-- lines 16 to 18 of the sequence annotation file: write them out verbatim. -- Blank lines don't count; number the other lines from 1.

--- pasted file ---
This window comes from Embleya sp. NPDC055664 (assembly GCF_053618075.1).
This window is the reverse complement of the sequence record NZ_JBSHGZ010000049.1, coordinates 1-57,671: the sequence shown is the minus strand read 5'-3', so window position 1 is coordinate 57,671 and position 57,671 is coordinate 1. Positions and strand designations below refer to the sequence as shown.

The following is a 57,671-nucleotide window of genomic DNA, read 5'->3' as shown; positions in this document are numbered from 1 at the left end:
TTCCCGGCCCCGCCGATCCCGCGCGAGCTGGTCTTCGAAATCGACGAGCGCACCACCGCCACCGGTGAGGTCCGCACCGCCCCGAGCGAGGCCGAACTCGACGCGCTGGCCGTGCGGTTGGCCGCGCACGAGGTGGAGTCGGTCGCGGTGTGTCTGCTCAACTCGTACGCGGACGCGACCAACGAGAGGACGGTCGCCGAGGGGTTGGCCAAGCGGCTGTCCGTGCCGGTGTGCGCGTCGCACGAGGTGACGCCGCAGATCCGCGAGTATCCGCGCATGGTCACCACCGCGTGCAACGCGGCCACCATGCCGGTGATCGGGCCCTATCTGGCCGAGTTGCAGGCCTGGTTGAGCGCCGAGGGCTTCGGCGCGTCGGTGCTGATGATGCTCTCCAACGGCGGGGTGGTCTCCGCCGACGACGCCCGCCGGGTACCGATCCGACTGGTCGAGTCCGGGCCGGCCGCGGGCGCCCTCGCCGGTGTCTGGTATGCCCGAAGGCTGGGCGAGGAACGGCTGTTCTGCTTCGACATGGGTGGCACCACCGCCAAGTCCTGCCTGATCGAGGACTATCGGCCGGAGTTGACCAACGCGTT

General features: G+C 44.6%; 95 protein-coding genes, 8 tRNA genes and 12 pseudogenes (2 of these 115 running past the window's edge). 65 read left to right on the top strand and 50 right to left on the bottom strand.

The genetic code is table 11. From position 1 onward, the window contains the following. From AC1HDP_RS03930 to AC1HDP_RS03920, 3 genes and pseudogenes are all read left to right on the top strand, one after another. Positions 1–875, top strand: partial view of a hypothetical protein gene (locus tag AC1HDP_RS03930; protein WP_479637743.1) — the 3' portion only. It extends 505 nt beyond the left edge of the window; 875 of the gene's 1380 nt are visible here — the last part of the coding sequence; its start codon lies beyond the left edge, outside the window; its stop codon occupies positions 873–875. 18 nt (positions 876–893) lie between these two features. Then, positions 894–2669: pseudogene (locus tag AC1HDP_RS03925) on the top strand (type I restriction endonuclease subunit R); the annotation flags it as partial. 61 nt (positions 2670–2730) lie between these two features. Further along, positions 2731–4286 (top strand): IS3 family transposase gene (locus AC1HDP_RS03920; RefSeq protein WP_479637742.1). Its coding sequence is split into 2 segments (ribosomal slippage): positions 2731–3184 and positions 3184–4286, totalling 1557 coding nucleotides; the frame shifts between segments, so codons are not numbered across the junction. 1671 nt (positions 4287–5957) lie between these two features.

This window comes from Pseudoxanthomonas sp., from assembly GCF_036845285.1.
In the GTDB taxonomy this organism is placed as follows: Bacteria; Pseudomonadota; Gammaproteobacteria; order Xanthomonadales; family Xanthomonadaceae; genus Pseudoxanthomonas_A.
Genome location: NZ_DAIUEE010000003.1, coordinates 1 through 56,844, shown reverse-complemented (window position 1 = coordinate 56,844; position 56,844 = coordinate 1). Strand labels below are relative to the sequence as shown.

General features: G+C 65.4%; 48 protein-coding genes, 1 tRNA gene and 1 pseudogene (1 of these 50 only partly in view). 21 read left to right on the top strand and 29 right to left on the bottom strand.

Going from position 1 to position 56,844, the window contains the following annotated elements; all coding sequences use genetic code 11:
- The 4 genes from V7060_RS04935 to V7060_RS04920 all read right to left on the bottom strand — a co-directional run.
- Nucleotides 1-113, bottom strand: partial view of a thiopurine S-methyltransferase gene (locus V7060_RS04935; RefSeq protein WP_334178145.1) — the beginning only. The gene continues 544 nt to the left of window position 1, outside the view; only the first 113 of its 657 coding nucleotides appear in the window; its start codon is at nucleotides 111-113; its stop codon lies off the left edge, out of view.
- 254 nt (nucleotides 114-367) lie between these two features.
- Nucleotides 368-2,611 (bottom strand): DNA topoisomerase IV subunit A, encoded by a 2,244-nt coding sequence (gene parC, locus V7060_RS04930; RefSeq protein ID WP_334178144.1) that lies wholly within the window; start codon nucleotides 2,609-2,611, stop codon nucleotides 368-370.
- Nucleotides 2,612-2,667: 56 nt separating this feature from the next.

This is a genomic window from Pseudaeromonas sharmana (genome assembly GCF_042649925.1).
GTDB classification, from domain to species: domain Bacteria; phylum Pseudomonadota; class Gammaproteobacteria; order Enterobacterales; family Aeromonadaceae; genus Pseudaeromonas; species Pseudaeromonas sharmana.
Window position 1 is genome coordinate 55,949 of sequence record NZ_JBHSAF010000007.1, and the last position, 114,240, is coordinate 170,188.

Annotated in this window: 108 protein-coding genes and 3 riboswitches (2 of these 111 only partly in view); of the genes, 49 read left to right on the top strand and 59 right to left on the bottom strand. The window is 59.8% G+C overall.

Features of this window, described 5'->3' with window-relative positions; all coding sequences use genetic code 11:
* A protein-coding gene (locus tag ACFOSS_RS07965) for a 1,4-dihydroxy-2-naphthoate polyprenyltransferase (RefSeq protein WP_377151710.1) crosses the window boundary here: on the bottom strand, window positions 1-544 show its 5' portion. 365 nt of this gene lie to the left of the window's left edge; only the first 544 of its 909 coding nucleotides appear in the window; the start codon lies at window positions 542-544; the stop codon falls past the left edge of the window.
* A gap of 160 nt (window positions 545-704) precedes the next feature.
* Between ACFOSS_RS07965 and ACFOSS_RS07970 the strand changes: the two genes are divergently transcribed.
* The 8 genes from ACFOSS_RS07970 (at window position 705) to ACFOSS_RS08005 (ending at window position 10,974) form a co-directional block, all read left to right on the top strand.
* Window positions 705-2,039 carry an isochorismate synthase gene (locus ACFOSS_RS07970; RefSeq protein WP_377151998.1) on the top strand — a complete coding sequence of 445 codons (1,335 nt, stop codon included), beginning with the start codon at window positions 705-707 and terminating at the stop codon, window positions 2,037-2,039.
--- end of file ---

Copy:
- Nucleotides 2,612-2,667: 56 nt separating this feature from the next.

This is a genomic window from Pseudaeromonas sharmana (genome assembly GCF_042649925.1).
GTDB classification, from domain to species: domain Bacteria; phylum Pseudomonadota; class Gammaproteobacteria; order Enterobacterales; family Aeromonadaceae; genus Pseudaeromonas; species Pseudaeromonas sharmana.